Are there any statistics or data showing how much more productive the C programming language is compared to x86 assembly language?

You'll never find a good single number for this sort of thing. One factor is that software time estimation is famously difficult in-general. Nobody has ever been good at estimating how long software ...
wrosecrans's user avatar
  • 2,264
9 votes

How to use external asm function in "vscode-amiga-debug" cross compiler?

There are two caveats involved when mixing C and assembly: You must tell the assembler that a symbol is meant to be externally visible (so that the linker can see it). With vasm, there are several ...
tofro's user avatar
  • 35k
9 votes

What do the pins D0-D7 on the Intel 8080 exactly signify?

Basics The data bus carries time multiplexed information: At the end of the first clock cycle (*1) of each machine cycle (*2) it always carries the status signals as described on Page 2-6. During the ...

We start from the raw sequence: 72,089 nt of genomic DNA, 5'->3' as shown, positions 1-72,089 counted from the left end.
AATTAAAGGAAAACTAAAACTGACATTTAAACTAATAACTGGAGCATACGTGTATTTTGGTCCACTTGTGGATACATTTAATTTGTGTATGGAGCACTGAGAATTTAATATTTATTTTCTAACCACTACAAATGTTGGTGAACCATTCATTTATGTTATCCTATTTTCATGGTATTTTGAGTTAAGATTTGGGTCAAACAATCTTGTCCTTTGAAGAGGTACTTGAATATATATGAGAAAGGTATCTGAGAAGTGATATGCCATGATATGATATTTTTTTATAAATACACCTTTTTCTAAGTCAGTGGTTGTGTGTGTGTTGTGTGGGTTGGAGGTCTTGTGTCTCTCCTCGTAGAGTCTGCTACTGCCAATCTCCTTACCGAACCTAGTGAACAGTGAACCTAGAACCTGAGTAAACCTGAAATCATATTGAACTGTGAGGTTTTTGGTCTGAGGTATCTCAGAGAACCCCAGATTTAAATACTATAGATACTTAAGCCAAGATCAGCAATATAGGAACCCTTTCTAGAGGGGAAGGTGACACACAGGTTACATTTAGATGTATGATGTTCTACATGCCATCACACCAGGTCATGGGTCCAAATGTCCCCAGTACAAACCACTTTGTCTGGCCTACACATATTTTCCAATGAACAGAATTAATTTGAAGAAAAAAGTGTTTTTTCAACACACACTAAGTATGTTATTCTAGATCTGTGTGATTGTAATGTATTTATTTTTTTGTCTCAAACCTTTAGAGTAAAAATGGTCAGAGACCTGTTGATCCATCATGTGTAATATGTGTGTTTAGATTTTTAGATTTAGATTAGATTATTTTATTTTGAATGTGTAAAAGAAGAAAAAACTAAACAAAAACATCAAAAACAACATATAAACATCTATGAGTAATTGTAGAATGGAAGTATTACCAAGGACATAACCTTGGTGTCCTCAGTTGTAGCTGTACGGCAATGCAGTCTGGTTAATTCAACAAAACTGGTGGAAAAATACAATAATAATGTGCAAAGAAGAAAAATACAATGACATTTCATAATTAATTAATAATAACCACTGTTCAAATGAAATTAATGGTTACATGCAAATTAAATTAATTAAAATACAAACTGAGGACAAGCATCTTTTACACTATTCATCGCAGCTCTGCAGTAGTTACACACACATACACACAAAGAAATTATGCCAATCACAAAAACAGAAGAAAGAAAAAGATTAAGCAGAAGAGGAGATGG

Raffzahn's user avatar
  • 223k
8 votes

Has the “entry” keyword ever been implemented in C?

Per the document Rationale for American National Standard for Information Systems - Programming Language - C, which is an accompanying informative document to American National Standard for ...
dave's user avatar
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8 votes

Are there any statistics or data showing how much more productive the C programming language is compared to x86 assembly language?

TL;DR The productivity gain is in the portability of the "C" language relative to Assembly. I think you might have an unintended caveat in the question in referencing a specific dialect of ...
Brian H's user avatar
  • 60.8k
8 votes

Has there ever been a C compiler where using ++i was faster than i++?

Did any compiler ever save the old value of a variable which is then never used (the old value)? For the C code int i; foo() { ++i; } bar() { i++; } the PDP-11 Unix V6 C compiler produces: .globl _i ...
Leo B.'s user avatar
  • 19.1k
8 votes

Has there ever been a C compiler where using ++i was faster than i++?

This was definitely the case for the Consulair C compiler for MacOS that I used for a few years in the mid 1980s. The 68000 processor has post-increment instructions, allowing you to calculate *p++ ...